by Kim Workman
October 10th is the 12th World Day against the Death Penalty, promoted by the World Coalition Against the Death Penalty, an alliance of more than 150 NGOs, bar associations, local authorities and unions, created in Rome on 13 May 2002.
The aim of the World Coalition is to strengthen the international dimension of the fight against the death penalty. Its ultimate objective is to obtain the universal abolition of the death penalty. To achieve its goal, the World Coalition advocates for a definitive end to death sentences and executions in those countries where the death penalty is in force. In some countries, it is seeking to obtain a reduction in the use of capital punishment as a first step towards abolition.
New Zealand abolished the death penalty in 1961, due largely to the efforts of the Hon RalphHanan, the National government’s Minister of Justice at the time. As mentioned in last week’s blog, the Labout Party had abolished the death penalty, but it was reintroduced by National in 1961. It was Hanan's role to introduce the legislation to Parliament, but he convinced enough of his party colleagues to vote with the opposition and thus abolished the death penalty in New Zealand. Hanan and nine other National MPs (Ernest Aderman, Gordon Grieve, Duncan MacIntyre, Robert Muldoon, Herbert Pickering, Logan Sloane, Brian Talboys, Mrs Esme Tombleson and Bert Walker) crossed the floor and voted with Labour to abolish the death penalty for murder. As Minister of Justice, it was his responsibility to introduce the law to Parliament, but he did so by saying that he disagreed with it. He convinced enough of his party colleagues to vote with the opposition and thus abolished the death penalty in New Zealand.
From time to time, there have been half-hearted efforts to reintroduce the death penalty. In 2002, Christian politician Brian Neeson, a leading advocate for tougher sentences, called for the re-introduction of the death penalty, saying “I had to put my dog down once and I found it almost impossible to do, but there are some people I wouldn’t have any trouble with”.
I am not overly surprised that a Christian would take such a stance. In 2001, as a newly appointed National Director of Prison Fellowship New Zealand, a chartered member of Prison Fellowship International, I became aware of a tension within the organisation over this issue. The founder and Chairperson of Prison Fellowship International (PFI), the late Charles Colson, a conservative Republican, had shifted his personal position from around 1995 onwards, and began advocating publicly for the death penalty in certain cases.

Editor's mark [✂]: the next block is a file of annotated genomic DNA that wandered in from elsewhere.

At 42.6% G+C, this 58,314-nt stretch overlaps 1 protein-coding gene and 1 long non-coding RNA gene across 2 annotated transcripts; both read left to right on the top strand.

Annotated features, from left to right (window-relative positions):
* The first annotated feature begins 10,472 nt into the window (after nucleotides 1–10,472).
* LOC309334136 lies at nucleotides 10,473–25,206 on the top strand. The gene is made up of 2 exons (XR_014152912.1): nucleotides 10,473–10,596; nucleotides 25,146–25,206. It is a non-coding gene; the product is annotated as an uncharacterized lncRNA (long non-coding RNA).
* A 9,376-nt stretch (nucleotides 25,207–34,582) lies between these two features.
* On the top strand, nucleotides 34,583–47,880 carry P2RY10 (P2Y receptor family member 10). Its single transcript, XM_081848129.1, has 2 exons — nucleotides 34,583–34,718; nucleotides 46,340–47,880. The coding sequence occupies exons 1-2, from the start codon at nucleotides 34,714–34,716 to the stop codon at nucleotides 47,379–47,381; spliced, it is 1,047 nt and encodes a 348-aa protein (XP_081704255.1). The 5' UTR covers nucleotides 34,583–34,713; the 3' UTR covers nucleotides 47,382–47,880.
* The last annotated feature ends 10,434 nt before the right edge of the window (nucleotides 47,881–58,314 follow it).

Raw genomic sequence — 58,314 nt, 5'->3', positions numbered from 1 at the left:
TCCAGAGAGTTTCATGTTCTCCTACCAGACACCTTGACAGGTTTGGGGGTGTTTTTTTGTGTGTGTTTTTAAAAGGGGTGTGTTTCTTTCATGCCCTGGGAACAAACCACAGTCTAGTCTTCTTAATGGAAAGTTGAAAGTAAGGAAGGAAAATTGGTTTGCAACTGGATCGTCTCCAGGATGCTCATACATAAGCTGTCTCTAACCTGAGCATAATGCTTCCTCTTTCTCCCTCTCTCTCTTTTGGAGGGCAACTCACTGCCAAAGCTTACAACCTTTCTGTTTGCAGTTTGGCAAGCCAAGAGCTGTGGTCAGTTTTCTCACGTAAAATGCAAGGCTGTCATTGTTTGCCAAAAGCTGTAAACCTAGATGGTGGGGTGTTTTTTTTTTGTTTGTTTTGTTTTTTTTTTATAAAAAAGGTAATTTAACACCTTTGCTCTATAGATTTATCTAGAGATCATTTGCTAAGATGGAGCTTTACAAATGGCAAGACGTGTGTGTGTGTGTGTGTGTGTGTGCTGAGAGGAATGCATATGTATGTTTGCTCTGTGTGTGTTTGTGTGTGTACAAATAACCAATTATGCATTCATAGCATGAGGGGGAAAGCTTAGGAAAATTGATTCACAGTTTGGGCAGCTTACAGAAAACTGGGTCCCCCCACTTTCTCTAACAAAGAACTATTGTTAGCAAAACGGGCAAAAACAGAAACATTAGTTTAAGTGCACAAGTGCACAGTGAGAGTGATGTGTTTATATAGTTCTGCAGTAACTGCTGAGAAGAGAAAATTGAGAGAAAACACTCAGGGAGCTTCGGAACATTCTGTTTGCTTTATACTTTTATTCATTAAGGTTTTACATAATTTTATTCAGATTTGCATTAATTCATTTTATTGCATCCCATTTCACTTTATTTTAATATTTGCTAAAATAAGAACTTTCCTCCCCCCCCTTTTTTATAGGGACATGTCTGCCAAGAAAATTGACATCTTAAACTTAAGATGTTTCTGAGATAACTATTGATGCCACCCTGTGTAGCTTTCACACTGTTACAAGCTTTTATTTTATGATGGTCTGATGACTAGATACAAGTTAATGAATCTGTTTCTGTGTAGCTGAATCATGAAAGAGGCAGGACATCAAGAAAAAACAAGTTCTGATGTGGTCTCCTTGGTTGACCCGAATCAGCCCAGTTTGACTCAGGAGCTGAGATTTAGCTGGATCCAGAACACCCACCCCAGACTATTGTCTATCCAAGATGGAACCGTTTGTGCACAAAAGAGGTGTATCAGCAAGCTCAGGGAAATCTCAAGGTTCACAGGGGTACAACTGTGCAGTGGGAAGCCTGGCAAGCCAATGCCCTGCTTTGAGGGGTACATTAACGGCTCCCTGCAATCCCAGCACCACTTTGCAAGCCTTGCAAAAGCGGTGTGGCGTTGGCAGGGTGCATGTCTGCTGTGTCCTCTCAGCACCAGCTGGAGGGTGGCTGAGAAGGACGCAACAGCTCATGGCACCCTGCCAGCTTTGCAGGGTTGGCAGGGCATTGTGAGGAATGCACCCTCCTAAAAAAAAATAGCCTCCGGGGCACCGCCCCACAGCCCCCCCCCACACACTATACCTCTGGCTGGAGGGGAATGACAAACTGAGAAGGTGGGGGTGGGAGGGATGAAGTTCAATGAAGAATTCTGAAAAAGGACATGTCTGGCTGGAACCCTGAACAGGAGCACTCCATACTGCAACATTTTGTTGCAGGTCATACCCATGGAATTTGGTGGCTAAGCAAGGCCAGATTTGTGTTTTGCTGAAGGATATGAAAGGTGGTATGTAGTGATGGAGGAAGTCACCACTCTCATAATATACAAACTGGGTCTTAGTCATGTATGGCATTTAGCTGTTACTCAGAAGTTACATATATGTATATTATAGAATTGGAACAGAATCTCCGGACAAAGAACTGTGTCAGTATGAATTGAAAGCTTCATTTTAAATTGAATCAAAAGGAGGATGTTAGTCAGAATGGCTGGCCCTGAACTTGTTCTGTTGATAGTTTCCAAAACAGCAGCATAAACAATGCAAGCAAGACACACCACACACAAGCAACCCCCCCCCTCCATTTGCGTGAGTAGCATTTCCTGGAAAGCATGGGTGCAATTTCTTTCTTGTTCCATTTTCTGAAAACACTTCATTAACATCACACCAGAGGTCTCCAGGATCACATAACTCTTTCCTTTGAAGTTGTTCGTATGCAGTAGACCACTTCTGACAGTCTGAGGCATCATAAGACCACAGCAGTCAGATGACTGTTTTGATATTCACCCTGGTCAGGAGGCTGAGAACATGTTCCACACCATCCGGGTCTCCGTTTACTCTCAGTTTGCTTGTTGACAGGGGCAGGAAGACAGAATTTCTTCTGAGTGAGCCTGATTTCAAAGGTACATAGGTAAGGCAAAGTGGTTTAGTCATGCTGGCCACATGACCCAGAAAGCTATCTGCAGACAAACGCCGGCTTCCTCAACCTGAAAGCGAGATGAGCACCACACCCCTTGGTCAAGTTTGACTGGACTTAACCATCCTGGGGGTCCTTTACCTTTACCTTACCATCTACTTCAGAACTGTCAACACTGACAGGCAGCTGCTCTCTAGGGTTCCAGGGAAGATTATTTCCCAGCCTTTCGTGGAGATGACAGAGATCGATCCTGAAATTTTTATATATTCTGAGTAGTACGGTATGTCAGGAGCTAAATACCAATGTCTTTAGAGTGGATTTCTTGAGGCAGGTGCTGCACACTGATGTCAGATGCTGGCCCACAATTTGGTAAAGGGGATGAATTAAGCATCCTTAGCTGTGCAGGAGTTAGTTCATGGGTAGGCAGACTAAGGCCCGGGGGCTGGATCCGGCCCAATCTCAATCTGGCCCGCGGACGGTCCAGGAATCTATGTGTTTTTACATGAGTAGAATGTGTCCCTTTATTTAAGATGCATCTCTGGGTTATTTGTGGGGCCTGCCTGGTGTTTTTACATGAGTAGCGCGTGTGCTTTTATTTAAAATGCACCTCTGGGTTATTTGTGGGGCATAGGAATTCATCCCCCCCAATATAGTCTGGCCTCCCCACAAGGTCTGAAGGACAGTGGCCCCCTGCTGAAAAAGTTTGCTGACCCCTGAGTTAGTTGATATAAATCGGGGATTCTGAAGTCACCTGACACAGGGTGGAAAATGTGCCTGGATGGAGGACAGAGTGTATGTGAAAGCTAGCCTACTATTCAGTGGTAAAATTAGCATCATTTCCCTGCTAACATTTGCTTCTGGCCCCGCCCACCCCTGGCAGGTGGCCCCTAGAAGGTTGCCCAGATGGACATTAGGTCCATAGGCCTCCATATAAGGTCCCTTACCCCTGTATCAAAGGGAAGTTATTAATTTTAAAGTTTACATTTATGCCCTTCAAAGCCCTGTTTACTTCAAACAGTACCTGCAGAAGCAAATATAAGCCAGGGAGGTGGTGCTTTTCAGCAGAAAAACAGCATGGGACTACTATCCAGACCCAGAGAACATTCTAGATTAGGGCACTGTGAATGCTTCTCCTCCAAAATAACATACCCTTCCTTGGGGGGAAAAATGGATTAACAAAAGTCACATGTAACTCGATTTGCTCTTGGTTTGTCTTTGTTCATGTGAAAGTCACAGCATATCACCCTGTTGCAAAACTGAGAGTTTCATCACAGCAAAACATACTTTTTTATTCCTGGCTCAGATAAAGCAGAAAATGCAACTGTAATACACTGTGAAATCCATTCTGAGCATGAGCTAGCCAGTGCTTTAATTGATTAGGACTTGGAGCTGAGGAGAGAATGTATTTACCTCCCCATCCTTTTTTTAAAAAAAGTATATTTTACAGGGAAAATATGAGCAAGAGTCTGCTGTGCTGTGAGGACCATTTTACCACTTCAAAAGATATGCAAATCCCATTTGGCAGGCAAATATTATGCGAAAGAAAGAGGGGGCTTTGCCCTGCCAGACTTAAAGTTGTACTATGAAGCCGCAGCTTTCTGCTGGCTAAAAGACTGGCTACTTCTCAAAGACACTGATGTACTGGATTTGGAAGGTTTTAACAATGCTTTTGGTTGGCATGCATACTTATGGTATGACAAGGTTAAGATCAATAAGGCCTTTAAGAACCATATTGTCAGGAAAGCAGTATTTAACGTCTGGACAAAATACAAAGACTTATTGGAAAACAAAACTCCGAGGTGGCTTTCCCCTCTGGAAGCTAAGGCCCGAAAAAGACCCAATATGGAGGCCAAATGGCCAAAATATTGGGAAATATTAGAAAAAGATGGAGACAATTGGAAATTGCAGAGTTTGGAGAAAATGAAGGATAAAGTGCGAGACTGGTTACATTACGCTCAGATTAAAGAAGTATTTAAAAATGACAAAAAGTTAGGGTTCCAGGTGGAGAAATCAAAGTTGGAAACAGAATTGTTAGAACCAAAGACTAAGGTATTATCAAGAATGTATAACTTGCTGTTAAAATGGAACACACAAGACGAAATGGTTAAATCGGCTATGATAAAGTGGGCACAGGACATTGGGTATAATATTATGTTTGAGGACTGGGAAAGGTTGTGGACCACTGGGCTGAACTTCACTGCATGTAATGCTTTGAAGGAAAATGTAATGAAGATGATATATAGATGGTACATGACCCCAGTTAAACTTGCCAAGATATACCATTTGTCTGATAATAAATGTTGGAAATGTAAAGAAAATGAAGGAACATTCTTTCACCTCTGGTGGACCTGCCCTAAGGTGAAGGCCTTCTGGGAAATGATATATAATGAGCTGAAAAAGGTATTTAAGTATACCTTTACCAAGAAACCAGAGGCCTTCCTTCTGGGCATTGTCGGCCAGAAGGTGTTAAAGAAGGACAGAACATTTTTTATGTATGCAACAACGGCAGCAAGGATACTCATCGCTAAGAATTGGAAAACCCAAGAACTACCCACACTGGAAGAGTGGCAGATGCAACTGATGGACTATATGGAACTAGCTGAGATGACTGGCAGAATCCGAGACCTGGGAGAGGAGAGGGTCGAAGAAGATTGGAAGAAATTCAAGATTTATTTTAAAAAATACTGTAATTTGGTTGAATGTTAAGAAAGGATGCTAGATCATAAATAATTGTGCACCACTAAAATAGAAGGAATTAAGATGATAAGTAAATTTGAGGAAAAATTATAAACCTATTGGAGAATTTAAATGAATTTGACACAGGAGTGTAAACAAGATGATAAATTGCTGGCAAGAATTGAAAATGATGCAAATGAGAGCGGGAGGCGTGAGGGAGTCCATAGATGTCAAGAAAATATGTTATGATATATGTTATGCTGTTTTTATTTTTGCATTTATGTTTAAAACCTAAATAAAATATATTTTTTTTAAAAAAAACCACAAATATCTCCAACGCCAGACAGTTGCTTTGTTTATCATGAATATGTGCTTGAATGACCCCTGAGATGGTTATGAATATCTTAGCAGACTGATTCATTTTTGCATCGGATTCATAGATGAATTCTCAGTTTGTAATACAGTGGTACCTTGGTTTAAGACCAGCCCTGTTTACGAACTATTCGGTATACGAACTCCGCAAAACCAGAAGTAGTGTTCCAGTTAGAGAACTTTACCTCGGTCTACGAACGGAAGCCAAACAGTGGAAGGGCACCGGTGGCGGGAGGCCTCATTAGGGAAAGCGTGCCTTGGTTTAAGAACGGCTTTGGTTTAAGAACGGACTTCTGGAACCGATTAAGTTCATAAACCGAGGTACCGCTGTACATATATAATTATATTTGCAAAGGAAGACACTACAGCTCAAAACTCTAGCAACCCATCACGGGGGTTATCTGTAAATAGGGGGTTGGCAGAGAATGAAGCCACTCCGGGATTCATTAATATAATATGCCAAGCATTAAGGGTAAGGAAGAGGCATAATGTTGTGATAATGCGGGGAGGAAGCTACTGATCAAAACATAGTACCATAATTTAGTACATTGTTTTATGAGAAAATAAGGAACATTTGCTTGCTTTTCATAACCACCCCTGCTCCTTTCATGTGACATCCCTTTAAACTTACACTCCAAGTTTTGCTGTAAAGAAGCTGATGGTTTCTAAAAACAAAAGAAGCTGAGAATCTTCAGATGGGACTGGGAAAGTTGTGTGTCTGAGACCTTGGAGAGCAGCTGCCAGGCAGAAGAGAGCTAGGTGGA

Colson later claimed that his position started to shift after visiting serial killer John WayneGacey, also known as the Killer Clown, was an American serial killer and rapist who was convicted of the sexual assault and murder of a minimum of 33 teenage boys and young men in a series of killings committed between 1972 and 1978 in Chicago, Illinois. As Colson later explained;
Perhaps the emotional event that pushed me over the (philosophical) edge was the John Wayne Gacy case some years ago. I visited him on death row. During our hour-long conversation he was totally unrepentant; in fact, he was arrogant. He insisted that he was a Christian, that he believed in Christ, yet he showed not a hint of remorse. The testimony in the trial, of course, was overwhelming. I don't think anybody could possibly believe that he did not commit those crimes, and the crimes were unspeakably barbaric. What I realized in the days prior to Gacy's execution was that there was simply no other appropriate response than execution if justice was to be served.
Charles Colson, in coming to that view, took no account of Gacey’s mental health. Three psychiatric experts appearing for the defense at Gacy's trial testified they found Gacy to be a paranoid schizophrenic who suffered from a multiple personality disorder. The World Coalition Against the Death Penalty is this year, drawing attention to people with mental health problems who are at risk of a death sentence or execution. While opposing the death penalty absolutely, they are also committed to see existing international human rights standards implemented. Among these is the requirement that persons with mental illness or intellectual disabilities should not face the death penalty.
Colson began advocating publicly in favour of the death penalty after the 1995 Oklahomabombing, when a truck-bomb explosion outside the Alfred P. Murrah Federal Building in Oklahoma City, Oklahoma, left 168 people dead and hundreds more injured. The blast was set off by anti-government militant Timothy McVeigh, who in 2001 was executed for his crimes. His co-conspirator Terry Nichols received life in prison. Until September 11, 2001, the Oklahoma City bombing was the worst terrorist attack to take place on U.S. soil.
His position created a dilemma for the 100 plus nations that were chartered members of PFI. He later explained his support for the death penalty, and Colson's personal statement deserves close reading. This one paragraph summarises his position.
"I must say that my views have changed and that I now favor capital punishment, at least in principle, but only in extreme cases when no other punishment can satisfy the demands of justice. The reason for this is quite simple. Justice in God's eyes requires that the response to an offense - whether against God or against humanity - be proportionate. The lex talionis, the "law of the talion," served as a restraint, a limitation, that punishment would be no greater than the crime. Yet, implied therein is a standard that the punishment should be at least as great as the crime. One frequently finds among Christians the belief that Jesus' so-called "love-ethic" sets aside the "law of of the talion." To the contrary, Jesus affirms the divine basis of Old Testament ethics. Nowhere does Jesus set aside the requirements of civil law."
Ron Nikkel, the President of Prison Fellowship International, took a different view, and rose to the challenge by issuing a discussion paper on the topic, urging each of the PFI member nations to consider the issue, and to discuss it at a Prison Fellowship Council meeting to be held in Johannesburg, in September 2001. As can be seen from the following extract, Ron Nikkel’s position was very different from that of Charles Colson.
While the Old Testament law is often used to legitimize the use of the death penalty, the overarching purposes of God toward all offenders is often overlooked. From Cain to Moses to David and others, God’s redemptive justice is evidenced not in the execution of the criminal (murderer), but in mercy. In the person of Jesus the full nature of God’s redemptive justice is revealed through his incarnation, death and resurrection. The dignity of human beings created in the image of God—the justification given for execution in Genesis—is now firmly established as God (in the person of Jesus) takes on human nature and becomes one of us. The demands of victims for vindication are satisfied in the power of Jesus’ resurrection after his victimization and unjust execution. This power to triumph mercy over vengeance is the “Christian” victory over evil.